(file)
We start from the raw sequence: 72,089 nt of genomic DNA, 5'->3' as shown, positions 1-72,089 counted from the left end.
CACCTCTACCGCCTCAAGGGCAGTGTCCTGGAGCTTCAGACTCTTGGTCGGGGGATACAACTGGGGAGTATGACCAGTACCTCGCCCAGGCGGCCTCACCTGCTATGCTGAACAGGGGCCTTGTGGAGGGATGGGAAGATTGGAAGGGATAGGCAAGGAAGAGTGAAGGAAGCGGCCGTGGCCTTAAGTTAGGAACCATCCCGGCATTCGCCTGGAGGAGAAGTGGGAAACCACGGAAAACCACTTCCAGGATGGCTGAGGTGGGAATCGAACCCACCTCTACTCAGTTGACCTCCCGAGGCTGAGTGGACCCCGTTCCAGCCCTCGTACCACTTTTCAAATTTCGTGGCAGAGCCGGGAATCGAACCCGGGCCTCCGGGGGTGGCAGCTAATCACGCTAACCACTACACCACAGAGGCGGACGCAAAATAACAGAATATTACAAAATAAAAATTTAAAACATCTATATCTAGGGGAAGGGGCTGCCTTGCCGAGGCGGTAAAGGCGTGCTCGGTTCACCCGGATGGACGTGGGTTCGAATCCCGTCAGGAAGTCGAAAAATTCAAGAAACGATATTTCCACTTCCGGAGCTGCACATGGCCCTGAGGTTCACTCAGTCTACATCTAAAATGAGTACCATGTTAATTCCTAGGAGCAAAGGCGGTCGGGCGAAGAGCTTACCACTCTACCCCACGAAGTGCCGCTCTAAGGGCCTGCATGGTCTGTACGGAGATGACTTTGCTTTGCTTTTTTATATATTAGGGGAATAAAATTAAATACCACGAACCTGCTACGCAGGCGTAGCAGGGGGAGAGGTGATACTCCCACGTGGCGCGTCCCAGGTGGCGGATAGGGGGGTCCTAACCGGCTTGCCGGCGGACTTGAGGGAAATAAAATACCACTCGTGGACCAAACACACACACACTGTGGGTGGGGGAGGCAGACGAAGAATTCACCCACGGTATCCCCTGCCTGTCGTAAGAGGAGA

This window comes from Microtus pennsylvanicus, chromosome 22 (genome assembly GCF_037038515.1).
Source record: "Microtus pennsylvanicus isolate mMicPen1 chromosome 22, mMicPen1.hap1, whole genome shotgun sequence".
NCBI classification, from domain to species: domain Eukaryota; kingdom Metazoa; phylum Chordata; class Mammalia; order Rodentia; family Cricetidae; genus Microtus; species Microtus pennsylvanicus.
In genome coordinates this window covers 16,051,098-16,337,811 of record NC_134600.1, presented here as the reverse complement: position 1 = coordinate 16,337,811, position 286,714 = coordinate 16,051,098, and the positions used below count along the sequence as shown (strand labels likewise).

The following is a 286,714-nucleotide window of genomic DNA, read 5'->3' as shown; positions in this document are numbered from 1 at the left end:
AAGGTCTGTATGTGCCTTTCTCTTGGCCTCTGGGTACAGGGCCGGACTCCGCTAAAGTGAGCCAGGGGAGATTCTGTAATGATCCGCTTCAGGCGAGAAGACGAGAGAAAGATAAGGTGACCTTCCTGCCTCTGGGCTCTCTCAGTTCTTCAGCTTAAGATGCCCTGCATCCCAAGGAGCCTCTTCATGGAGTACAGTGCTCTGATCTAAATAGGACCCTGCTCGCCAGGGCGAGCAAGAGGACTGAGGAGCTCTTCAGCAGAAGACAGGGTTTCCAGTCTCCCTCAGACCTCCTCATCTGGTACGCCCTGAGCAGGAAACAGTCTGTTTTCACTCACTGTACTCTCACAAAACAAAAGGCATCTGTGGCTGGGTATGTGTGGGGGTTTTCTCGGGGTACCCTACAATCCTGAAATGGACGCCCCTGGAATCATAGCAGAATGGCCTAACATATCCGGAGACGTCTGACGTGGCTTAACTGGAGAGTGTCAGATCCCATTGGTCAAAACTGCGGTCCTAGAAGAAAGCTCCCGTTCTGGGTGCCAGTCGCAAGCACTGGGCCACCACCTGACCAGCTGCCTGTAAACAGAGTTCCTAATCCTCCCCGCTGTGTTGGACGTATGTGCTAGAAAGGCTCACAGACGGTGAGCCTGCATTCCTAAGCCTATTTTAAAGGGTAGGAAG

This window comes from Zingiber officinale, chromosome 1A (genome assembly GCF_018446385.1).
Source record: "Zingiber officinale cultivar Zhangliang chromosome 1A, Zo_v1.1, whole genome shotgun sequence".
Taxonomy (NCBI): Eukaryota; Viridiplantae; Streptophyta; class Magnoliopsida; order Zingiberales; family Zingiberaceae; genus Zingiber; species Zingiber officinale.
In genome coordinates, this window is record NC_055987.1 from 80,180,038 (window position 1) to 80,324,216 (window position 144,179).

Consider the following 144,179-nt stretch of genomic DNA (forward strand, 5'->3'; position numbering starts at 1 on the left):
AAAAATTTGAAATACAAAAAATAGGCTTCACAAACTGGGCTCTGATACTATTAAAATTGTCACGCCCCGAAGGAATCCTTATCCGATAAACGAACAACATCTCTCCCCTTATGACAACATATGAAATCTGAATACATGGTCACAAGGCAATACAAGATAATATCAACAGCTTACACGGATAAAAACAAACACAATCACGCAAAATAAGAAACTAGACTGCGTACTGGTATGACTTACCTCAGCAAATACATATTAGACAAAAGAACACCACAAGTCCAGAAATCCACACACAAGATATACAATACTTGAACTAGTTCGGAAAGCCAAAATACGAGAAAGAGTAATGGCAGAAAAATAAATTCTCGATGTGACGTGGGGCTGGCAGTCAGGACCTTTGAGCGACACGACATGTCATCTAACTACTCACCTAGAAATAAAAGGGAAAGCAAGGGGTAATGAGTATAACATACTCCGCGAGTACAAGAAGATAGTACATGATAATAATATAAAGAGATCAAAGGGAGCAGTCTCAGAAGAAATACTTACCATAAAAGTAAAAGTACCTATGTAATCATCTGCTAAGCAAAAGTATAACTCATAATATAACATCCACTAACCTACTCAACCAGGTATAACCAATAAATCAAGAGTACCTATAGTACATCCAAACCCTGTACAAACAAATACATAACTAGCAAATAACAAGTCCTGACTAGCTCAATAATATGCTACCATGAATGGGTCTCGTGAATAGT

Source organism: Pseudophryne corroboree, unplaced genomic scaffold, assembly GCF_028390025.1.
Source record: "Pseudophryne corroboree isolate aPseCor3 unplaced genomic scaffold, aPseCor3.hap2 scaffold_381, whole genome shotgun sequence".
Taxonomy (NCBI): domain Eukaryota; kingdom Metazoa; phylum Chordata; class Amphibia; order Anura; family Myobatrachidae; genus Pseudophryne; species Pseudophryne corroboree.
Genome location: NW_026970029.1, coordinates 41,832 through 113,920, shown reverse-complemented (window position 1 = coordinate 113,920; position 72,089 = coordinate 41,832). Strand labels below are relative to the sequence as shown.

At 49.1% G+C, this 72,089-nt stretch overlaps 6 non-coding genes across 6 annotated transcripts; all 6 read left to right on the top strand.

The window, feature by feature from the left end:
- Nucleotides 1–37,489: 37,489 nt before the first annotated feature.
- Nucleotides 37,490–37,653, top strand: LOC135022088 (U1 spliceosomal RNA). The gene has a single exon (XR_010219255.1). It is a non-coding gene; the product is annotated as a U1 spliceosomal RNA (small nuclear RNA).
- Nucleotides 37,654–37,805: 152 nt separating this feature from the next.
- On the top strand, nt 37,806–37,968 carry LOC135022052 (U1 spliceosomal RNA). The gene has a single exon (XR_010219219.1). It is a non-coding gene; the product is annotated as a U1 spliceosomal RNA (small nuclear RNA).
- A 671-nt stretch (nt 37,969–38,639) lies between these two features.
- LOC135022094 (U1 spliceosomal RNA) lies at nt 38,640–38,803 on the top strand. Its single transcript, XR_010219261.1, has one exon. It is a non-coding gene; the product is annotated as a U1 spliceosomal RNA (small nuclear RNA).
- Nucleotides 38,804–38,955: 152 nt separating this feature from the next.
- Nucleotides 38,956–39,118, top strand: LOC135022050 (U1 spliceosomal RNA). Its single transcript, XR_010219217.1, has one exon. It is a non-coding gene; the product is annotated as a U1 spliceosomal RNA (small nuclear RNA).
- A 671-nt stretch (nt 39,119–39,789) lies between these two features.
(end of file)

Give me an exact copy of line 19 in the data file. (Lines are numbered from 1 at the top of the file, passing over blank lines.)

At 49.1% G+C, this 72,089-nt stretch overlaps 6 non-coding genes across 6 annotated transcripts; all 6 read left to right on the top strand.